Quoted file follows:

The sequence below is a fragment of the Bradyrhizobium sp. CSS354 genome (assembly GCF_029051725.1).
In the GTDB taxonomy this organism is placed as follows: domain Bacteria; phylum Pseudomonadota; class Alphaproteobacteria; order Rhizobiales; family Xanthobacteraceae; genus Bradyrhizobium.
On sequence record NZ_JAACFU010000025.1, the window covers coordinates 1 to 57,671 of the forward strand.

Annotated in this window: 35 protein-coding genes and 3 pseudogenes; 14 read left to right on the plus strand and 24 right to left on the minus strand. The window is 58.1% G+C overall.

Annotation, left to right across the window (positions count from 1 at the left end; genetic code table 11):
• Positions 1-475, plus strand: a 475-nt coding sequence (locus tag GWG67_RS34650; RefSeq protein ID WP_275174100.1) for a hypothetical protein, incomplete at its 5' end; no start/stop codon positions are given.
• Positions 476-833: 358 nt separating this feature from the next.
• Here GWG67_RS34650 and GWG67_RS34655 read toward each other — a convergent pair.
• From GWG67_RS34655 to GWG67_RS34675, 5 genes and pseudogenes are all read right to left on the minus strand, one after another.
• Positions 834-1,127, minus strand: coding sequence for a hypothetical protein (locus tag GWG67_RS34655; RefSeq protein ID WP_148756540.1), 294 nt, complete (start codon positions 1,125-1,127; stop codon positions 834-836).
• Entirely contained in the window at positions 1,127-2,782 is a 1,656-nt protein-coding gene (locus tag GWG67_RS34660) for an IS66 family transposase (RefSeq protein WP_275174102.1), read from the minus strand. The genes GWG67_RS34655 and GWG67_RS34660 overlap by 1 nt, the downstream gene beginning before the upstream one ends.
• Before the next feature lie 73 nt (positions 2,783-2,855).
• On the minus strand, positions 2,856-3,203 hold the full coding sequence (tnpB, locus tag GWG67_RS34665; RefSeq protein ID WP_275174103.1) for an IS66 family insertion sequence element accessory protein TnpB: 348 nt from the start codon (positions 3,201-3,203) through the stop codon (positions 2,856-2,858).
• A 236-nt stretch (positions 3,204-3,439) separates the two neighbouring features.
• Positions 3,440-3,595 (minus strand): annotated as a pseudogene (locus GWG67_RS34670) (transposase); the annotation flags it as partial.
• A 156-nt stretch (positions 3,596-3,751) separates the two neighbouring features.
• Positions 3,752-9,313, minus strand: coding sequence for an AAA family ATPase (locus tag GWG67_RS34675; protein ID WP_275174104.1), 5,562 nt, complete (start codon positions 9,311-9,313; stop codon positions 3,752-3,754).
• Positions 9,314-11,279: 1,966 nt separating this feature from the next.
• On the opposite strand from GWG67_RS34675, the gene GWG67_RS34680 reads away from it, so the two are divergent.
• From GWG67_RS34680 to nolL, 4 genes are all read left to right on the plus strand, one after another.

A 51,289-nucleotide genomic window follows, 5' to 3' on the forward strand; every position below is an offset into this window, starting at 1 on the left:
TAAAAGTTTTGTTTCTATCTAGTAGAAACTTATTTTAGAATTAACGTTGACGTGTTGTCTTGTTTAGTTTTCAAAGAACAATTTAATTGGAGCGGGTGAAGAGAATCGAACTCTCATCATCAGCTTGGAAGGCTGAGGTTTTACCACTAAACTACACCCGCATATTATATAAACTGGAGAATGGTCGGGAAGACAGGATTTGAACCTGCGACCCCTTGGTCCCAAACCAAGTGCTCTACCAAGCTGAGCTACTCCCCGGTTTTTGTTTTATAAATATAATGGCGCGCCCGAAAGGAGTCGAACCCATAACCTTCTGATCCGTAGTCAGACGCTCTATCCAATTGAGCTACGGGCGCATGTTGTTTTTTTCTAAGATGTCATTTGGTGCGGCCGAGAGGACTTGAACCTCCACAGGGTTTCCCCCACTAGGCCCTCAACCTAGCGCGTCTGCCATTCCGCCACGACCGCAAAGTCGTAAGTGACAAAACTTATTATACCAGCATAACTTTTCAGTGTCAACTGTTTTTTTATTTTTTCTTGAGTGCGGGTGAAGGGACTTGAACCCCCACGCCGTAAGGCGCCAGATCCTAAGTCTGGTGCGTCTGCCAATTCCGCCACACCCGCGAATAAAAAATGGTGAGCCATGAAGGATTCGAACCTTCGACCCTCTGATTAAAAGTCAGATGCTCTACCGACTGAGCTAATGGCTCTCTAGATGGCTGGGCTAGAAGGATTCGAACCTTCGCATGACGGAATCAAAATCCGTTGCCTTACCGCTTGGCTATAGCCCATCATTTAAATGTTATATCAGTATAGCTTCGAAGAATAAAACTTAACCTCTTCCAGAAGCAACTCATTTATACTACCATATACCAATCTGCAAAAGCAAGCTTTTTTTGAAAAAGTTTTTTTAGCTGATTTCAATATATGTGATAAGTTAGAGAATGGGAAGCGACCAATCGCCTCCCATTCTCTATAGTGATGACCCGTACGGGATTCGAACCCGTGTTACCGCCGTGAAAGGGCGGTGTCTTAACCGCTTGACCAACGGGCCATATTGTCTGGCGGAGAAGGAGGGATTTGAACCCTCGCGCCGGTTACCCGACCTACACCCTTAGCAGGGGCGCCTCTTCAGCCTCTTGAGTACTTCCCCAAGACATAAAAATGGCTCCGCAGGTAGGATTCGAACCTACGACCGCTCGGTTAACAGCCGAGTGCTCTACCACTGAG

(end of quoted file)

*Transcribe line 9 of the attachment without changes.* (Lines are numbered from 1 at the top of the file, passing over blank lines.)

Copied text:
• From GWG67_RS34655 to GWG67_RS34675, 5 genes and pseudogenes are all read right to left on the minus strand, one after another.